The Truth About Urban Fiction

Published: 11th May 2008
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The Truth about Urban Fiction



Dr. Maxine Thompson

http://www.maxinethompson.com

http://www.maxineshow.com



When I first edited urban fiction, like most new endeavors, I stumbled into it. But as a former social worker, I've always found it interesting how women of color cope in desperate situations. As I read different manuscripts, I recognized the voices that I'd met over the years in my own life, in different foster homes or in my inner city case work.





Although I'd recently completed my nonfiction book, Heal thy Soul, 365 Days of Healing for Women of Color, to be published by Urban Books in November 2008, I want to address urban fiction.





As a story editor of some of the best selling urban fiction writers out there today, I've learned a lot along the way about urban fiction.





I can speak from both sides of the fence-both as a writer and as an editor.





As urban writers, sometimes we get bad press. I'd like to clarify something.





All urban writers are not street fiction writers. This genre is sometimes referred to as ghetto lit or street lit, or hip hop fiction.





Some people say there's too much drama, even in the women's line of Urban fiction, and not enough literary literature.





Well, as an editor, that depends on how you look at it.





What is drama?





I once read that drama is danger mixed with opportunity.





To write about people of color who live in urban settings is going to be replete with danger.





Just to think of some of the dangers these urban characters face, it starts the minute the characters get out of bed. Any day your could wind up homeless, a victim of violence, or foreclosed upon.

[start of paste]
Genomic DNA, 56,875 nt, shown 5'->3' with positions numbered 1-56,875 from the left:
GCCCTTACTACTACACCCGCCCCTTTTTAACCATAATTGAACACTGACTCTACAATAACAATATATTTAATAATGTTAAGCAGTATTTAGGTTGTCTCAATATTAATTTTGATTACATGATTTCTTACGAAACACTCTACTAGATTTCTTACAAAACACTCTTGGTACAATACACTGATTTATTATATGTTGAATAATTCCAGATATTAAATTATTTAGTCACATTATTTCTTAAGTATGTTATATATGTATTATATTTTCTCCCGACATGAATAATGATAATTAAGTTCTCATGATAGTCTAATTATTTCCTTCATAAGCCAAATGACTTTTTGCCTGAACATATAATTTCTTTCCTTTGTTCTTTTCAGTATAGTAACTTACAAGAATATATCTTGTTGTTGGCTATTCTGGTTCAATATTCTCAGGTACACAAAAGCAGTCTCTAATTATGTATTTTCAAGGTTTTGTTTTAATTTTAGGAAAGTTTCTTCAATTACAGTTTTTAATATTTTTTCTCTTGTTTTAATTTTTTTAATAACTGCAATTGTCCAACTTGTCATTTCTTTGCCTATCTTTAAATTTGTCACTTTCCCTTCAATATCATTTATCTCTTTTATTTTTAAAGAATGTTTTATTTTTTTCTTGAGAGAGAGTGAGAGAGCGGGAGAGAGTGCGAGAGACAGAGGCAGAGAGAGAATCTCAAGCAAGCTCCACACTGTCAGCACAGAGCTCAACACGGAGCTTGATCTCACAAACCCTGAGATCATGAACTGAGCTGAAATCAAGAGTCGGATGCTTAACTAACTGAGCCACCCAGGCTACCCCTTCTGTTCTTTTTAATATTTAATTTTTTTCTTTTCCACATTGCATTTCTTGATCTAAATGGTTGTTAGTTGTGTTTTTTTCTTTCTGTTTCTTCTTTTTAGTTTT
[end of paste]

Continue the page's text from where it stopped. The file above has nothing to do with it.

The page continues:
So how do we create these elements in our stories?





By showing the (limited or missed) opportunities we have to obtain the American Dream and the danger that is involved in trying to pursue it.





For some people, they take the nine-to-five route. For others they go the route of crime. But all characters, in the pursuit of the American Dream of happiness, will go on a journey.





This journey involves subtext.





My definition of subtext is what is going on beneath the story.





The dictionary's definition is this:





1. The implicit meaning or theme of a literary text.


2. The underlying personality of a dramatic character as implied or indicated by a script or text and interpreted by an actor in performance.





My story "Katrina Blues," a novella, in anthology, Never Knew Love Like This Before, (published by Urban Books-Urban Soul in June 2007) deals with a cross section of society.





The protagonist, Deni Richards, is a thirty-something Los Angeles attorney who winds up facing discrimination at a restaurant, racial profiling by the police department, and disparity of treatment on her job.





Although she thinks she has achieved the American dream because she drives a Mercedes, is the most successful child in her family and owns her own condo in Santa Monica, California, by the end of the story, she learns some harsh truths about being an African American citizen in this country.





She winds up getting an up-close and personal taste of reality when she opens her home to a displaced saxophonist, Coleman Blue and his family, after Hurricane Katrina.





I find a lot of meaning about the American Dream when I read urban literature and it's not always found on the surface of the story.







Dr. Maxine Thompson is a literary agent, author, Internet radio show host, and editor. She is the author of The Ebony Tree, No Pockets in a Shroud, A Place Called Home, Never Knew Love Like This Before, Anthology, (Novella Katrina Blues), Secret Lovers, Anthology,(Novella, Second Chances), All in the Family, Anthology, (Novella, Summer of Salvation.) Non-fiction, The Hush Hush Secrets of Writing Fiction That Sells. Sign up for a free newsletter at http://www.maxinethompson.com



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